Obviously I’m not the same age as Adam, but sometimes sharing an imagined identity forms a much stronger connection than how long you’ve been alive. I can relate way more with the Beasties and their frame of mind than I can with a lot of people who share my graduation date or who watched the same after-school specials. I feel deeply saddened by his death. I feel humbled by the reality that no amount of external anything - fame, fortune, friendship or fly beats - can keep us from the inevitable. Adam’s death is a reminder of that; that thing we all know, but conveniently avoid as we put things off or fail to tell our fellow humans we love them. I hope he was able to be with the people he loved during his final days, and reflected on his life believing he’d done alright. I truly believe we all do our best, but allowing ourselves to embrace that truth can be the hardest of all. In the end, we all just gotta fight… for our right… well, you know. Peace and love in the next world Adam.
Most of the time nostalgia waltzes in of its own accord, like a sizzling waft of the neighbor’s barbecue, but sometimes I get this curious itch to seek out a particular time from my past. I’m not sure “time” is the right word. It’s usually an object, a song, a place or a person, but it brings me back to a particular time and, more importantly, a particular feeling. By no means am I one to dwell in the past, but I think revisiting these feelings is important. It’s easy to surround ourselves with certain situations and get lost in familiar patterns, sometimes losing sight of what got us there along the way. The memories might be painful, joyous, sad or exciting, but they are part of us nonetheless. Accessing those experiences is, I believe, a way to keep ourselves connected to all the different facets of ourselves and deepen our wisdom. This morning I saw a link on twitter to a celebrity’s favorite old building in Hollywood. Immediately I got a little excited hoping it was the same as my favorite building, the one I resided in for the better half of 2006: the Villa Carlotta. Alas, Moby’s favorite building is the 7th Day Adventist Church, but at this point my synapses had started firing and they weren’t about to stop. A flood of memories came rushing into my brain. The incredibly serendipitous way I got the apartment in the first place (people have been on the waiting list for years to get a spot) and the fact that I leased it from one of the celebrity carpenters on Trading Spaces, so it had all the latest appliances and was pretty nicely furnished. I began to wonder if there are still tiny bb pellets in the cracks of the aging floorboards. I had a birthday party where I was generously gifted my very own bb machine gun. The night started off innocently enough, with tentative and willing victims standing far from their shooter, and getting carefully pelted with equal parts pain and excitement. As the night wore on, however, let’s just say “don’t try this at home kids!”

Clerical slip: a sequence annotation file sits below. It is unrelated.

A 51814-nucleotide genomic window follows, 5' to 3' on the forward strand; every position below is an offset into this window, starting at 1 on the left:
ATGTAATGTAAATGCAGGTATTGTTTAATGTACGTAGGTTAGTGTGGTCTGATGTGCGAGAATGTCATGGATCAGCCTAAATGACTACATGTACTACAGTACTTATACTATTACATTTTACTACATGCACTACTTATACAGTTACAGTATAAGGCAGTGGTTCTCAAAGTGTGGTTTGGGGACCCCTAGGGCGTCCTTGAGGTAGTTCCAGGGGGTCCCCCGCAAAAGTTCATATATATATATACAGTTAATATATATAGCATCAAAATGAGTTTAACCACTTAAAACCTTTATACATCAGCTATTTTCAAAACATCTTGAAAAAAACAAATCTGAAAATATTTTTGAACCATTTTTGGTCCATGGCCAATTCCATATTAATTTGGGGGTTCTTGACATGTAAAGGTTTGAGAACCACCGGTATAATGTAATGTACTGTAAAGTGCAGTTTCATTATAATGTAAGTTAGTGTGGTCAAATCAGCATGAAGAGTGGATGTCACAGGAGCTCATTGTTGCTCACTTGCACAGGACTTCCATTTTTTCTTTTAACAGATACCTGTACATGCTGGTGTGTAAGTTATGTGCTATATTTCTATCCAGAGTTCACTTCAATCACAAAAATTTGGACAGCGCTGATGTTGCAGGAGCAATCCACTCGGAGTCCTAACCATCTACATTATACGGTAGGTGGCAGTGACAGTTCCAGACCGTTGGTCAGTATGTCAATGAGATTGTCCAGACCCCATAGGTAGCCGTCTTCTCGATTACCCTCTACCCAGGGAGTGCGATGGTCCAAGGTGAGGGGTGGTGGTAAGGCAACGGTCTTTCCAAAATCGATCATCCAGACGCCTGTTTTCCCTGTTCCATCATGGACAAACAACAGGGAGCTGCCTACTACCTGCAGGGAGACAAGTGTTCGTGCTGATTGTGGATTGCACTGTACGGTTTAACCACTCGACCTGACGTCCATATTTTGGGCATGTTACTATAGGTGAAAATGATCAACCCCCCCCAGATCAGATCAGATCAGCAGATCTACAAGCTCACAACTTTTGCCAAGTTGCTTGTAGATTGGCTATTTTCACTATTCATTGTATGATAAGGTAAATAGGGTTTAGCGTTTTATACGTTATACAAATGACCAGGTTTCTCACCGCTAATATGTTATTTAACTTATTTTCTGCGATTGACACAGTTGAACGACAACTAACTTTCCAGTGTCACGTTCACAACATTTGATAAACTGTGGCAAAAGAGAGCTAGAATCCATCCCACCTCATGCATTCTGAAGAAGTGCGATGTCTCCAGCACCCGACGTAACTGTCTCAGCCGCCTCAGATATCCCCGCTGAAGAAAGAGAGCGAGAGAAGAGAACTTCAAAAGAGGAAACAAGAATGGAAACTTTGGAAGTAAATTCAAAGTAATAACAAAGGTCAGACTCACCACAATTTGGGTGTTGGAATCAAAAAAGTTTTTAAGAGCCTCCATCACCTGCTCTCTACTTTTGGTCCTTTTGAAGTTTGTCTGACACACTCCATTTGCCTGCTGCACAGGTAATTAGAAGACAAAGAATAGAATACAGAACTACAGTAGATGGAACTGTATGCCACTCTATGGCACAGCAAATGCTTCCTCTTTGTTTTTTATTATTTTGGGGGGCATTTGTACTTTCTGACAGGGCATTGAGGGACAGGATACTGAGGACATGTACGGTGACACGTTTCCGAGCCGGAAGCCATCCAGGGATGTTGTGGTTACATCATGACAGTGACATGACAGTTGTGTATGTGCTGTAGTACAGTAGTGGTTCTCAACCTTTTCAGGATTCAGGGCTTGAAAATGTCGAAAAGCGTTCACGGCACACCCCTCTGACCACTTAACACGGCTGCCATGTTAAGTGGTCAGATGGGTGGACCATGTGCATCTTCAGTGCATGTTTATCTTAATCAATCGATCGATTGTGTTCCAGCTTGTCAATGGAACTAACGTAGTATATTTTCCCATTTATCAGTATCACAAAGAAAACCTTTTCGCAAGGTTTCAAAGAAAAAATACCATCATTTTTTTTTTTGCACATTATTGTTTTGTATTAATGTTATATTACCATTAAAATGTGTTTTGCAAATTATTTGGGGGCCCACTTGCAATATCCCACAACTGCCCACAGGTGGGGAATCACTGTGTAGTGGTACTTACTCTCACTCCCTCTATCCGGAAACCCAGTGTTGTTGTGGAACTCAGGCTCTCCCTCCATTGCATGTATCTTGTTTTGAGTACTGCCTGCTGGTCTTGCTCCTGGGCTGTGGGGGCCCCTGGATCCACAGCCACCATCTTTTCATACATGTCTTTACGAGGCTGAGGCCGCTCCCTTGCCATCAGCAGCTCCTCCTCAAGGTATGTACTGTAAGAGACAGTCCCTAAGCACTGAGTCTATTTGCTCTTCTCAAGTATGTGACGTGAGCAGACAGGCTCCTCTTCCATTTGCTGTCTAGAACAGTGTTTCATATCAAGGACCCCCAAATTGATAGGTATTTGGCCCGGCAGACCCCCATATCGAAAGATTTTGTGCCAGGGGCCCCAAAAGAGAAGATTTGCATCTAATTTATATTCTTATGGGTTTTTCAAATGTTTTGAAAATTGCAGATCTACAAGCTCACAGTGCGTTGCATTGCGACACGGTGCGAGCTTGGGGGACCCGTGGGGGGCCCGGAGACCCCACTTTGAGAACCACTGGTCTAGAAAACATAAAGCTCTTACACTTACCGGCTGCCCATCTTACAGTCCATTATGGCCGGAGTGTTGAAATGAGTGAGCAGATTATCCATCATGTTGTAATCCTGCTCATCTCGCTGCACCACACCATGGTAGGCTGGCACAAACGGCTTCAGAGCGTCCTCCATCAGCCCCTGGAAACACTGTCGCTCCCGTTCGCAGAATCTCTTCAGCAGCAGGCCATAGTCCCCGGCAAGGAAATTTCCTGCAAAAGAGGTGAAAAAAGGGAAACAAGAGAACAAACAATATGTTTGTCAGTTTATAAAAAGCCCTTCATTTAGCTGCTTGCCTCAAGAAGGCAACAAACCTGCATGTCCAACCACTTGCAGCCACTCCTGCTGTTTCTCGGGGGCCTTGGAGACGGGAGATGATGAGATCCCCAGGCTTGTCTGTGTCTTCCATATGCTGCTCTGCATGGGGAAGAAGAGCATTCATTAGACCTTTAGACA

When I moved in, the previous tenant (a cool young German writer who I became friends with and was working for Michael Bay, I wonder what he’s up to…) warned me about the neighbor below being a grumpy old curmudgeon who complained about stomping and too much noise. So before I had aforementioned birthday party, I slid a little card under his door warning him of the event and letting him know to call me if anything bothered him; basically an advanced apology. Even before the night came, he wrote me a note thanking me for my gesture and encouraging me to enjoy my party. From that experience, I learned that most of the time, grumpy old curmudgeons just want to feel considered and treated like human beings; and for the most part, there’s no such thing as grumpy old curmudgeons, just lonely people who want to feel cared for and considered.
I had heard rumours about the building being haunted, and certainly if there ever was a setting for a classic ghost story flick, this was the perfect place. There were odd noises, flickering lights and the decor likely hasn’t changed since it was built; added to maybe, but never redone. I’ve always felt a little nervous in new places I’ve lived for the first couple nights. I think there’s a natural reaction to unfamiliarity that breeds thoughts like, someone's breaking in my door!?! You need to acclimatize your brain to the noises and ambience so it doesn't trigger your fight or flight. Having said that, during my first few nights at the Villa Carlotta I had some pretty, I don’t know what to call them, “spiritual” experiences? I don’t know if I believe in ghosts or simply the power of the human brain to generate whole body sensory experiences, but I woke up (or at least entered that weird in between waking and sleep state) completely paralyzed. I couldn’t move. I felt petrified, and I became aware of another presence in the room, or what my mind perceived as such. The thoughts I had were in the vein of, “I need to show them I’m not afraid. I need to face this on my own. I need to make peace and they’ll leave me alone.” I immediately vowed not to have any overnight visitors (that lasted a little while) and face these demons on my own. Whether they were my own demons or those haunting the Villa Carlotta, I’ll never know, but it was a really intense experience, and made me ever the more fond of the place.